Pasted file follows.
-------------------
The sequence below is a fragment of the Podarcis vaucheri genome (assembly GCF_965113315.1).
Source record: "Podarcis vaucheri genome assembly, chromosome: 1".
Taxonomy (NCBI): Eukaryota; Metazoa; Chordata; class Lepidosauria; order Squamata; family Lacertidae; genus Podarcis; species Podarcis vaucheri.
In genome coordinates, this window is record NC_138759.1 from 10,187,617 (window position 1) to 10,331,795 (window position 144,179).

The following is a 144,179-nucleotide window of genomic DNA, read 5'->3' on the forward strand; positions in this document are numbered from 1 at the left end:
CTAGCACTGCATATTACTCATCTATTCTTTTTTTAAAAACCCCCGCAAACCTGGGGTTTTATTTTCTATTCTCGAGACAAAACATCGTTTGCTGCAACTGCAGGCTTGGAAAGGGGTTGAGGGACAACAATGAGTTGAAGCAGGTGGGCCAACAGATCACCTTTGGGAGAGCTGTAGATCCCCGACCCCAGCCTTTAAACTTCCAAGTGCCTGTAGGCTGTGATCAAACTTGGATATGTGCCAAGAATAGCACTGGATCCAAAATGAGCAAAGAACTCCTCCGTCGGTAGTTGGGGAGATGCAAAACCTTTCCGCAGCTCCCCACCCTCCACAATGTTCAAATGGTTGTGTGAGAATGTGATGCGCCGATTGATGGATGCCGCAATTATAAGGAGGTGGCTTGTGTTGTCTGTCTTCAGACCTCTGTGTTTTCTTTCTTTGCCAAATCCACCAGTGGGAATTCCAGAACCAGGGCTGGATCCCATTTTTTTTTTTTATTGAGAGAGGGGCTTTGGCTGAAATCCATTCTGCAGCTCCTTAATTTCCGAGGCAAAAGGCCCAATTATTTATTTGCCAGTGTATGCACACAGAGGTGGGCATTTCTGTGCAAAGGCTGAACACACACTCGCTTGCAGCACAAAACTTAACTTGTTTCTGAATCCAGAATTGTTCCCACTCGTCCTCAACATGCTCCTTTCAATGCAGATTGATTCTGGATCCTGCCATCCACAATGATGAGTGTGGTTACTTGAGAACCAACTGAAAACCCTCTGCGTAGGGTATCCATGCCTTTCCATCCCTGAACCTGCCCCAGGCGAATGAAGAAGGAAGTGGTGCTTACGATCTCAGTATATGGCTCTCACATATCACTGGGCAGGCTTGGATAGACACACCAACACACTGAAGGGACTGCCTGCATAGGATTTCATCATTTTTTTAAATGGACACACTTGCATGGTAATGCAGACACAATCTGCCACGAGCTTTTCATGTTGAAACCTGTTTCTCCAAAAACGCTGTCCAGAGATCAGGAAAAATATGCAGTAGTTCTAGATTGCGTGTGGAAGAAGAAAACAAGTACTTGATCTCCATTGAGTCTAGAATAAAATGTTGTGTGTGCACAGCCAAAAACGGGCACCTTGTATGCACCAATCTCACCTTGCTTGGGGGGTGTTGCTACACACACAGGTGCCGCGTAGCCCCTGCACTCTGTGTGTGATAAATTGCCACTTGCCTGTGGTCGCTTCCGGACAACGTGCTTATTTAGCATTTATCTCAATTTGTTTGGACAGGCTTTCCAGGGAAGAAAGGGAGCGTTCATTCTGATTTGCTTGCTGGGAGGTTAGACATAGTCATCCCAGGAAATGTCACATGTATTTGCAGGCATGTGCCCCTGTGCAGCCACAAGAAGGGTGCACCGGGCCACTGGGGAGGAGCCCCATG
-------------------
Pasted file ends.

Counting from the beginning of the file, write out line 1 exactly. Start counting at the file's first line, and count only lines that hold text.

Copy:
The sequence below is a fragment of the Podarcis vaucheri genome (assembly GCF_965113315.1).